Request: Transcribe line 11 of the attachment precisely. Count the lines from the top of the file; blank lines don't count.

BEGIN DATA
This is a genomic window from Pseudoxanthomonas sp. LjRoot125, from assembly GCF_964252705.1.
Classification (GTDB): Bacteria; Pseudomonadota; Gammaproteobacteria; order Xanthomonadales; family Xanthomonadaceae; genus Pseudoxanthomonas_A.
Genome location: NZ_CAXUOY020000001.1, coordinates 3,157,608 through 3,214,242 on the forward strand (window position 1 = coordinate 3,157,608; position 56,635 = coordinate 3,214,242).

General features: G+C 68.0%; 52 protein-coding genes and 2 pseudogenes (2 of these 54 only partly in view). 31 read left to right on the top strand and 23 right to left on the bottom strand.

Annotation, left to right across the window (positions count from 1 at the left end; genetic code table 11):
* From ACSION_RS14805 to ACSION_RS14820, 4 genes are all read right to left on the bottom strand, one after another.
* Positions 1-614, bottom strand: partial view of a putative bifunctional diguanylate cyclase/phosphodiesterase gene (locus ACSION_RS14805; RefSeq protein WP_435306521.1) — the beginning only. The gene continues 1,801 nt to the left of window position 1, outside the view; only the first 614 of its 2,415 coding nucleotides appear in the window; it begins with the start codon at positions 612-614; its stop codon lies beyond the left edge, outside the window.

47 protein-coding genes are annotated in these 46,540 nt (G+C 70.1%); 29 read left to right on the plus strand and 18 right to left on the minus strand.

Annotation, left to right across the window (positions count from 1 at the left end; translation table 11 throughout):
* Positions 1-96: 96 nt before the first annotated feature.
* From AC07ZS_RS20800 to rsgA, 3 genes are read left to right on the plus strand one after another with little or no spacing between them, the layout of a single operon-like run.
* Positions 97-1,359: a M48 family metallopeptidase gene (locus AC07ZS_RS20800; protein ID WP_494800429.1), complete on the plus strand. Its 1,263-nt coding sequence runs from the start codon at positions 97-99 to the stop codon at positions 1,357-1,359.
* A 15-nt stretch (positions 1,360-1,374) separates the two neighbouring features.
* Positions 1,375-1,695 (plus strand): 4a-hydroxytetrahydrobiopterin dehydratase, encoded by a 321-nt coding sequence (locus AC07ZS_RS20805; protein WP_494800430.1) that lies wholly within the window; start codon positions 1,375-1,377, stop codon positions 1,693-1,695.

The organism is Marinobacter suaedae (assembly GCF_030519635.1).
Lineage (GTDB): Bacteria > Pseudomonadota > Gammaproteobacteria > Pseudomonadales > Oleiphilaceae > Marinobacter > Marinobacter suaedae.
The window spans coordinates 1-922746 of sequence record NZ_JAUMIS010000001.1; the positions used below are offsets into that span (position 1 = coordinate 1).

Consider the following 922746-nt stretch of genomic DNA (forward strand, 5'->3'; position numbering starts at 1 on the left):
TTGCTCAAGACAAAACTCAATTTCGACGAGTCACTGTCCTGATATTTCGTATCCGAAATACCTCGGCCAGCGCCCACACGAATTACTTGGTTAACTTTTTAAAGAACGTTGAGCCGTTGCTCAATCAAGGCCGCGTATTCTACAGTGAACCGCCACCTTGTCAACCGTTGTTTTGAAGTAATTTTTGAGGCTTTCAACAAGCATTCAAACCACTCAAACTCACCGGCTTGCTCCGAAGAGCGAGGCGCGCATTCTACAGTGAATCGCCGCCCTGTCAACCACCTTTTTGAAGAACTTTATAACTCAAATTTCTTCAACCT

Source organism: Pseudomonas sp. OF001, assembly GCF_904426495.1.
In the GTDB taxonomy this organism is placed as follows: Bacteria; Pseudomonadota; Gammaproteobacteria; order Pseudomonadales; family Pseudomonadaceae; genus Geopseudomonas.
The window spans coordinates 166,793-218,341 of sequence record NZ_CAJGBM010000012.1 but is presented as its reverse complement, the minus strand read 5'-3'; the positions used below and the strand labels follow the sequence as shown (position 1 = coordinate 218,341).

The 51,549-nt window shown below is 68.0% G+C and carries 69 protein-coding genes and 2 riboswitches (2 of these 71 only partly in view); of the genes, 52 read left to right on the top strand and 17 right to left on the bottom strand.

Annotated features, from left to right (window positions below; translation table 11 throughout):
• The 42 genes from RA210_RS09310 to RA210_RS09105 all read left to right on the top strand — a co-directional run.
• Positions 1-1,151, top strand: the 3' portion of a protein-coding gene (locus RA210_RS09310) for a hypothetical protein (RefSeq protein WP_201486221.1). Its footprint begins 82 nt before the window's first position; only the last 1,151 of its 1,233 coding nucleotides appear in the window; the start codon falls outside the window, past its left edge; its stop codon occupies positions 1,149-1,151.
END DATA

* From AC07ZS_RS20800 to rsgA, 3 genes are read left to right on the plus strand one after another with little or no spacing between them, the layout of a single operon-like run.